New York: Rinehart and Company, Inc., 1948. Presumed First Edition, First printing. Hardcover. xii, 532 pages. List of Casualties; Footnotes. 17 maps and 80 photographic plates. Appendix. Index. Some discoloration and soiling inside boards and flyleaves. Some cover wear and soiling. Prepared from Official Sources. Walter Karig (November 13, 1888 – September 30, 1956) was a prolific author, who served as a US naval captain. Karig wrote a number of works on Allied naval operations during World War II. He also wrote scripts for the television series Victory at Sea. Besides his works on naval history, Karig was a novelist, publishing under his own name, and a journalist. During World War I he served in the French Foreign Legion and Free Polish Legion, completing his service in the latter as Captain of Infantry. He was appointed Lieutenant Commander in the US Naval Reserve in September 1942, and subsequently attained the tank of Captain on 15 January 1946. In October 1943 he assumed duty as Officer in Charge of the Navy Narrative History Project, and two years later became Assistant Director of Public Relations. A brilliant writer and editor, he applied his fine talents and knowledge of the techniques of publishing to the production of hundreds of books and more than one thousand major magazine articles concerning the Navy at war. Exercising his exceptional ability as a writer and historian, he rendered invaluable assistance in the organization and implementation of a television series, Victory at Sea, and became technical director and Naval Officer in Charge of the series which portrays in authentic motion pictures the Navy's role in WWII, based on Battle Report and other source material.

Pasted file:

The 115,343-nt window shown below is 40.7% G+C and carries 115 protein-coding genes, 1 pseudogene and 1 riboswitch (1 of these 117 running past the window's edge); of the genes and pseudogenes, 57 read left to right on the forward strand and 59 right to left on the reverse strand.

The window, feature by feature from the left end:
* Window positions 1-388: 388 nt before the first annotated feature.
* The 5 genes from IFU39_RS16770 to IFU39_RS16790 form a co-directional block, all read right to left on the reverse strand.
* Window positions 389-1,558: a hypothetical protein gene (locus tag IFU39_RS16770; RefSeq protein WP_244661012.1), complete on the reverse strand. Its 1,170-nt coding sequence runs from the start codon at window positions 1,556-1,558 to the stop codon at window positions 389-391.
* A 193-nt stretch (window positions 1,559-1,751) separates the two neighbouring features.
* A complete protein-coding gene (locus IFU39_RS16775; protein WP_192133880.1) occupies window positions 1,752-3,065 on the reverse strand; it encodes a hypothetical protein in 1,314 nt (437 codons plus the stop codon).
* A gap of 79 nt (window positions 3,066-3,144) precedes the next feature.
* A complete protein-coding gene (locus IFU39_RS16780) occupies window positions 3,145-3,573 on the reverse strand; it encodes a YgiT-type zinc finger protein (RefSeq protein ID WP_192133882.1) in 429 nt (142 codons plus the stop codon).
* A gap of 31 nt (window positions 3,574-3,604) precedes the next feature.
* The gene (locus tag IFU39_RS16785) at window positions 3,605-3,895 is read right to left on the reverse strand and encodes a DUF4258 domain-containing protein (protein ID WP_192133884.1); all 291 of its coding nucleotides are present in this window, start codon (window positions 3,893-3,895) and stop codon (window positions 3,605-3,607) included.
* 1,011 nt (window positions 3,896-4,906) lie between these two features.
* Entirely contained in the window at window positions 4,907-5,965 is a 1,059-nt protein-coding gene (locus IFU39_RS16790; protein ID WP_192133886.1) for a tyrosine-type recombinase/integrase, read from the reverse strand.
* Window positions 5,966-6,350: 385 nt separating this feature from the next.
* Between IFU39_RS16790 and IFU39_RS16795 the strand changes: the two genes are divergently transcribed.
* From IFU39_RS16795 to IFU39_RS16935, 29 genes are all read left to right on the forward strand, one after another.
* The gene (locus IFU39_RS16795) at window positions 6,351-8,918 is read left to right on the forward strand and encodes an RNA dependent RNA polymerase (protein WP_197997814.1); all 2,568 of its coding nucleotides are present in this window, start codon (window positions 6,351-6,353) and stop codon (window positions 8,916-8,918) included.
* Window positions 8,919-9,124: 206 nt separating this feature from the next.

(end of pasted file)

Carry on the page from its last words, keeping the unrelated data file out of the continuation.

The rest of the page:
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Washington, DC: Office of Air Force History, United States Air Force, 1986. Reprint Edition. Trade paperback. xviii, 594 pages. Wraps. Maps. Index. Small stains inside rear cover, some spotting and wear to cover edges. USAF Warrior Studies. In July 1942, Kenney received orders to take over the Allied Air Forces and Fifth Air Force in General Douglas MacArthur's Southwest Pacific Area. MacArthur had been dissatisfied with the performance of his air commander, Lieutenant General George Brett. Offered a choice between Kenney and Major General James Doolittle, MacArthur chose Kenney. Kenney reported to MacArthur in Brisbane on 28 July 1942, and felt that MacArthur did not understand air operations, but recognized that he somehow needed to establish a good working relationship with him. When he asked MacArthur for authority to send people he considered "deadwood" home, something that his superiors in Washington, D.C. had refused to give, MacArthur enthusiastically approved. In Australia, he found two talented, recently arrived brigadier generals, Ennis Whitehead and Kenneth Walker. Kenney reorganized his command in August, appointed Whitehead as commander of the V Fighter Command and Walker as commander of the V Bomber Command.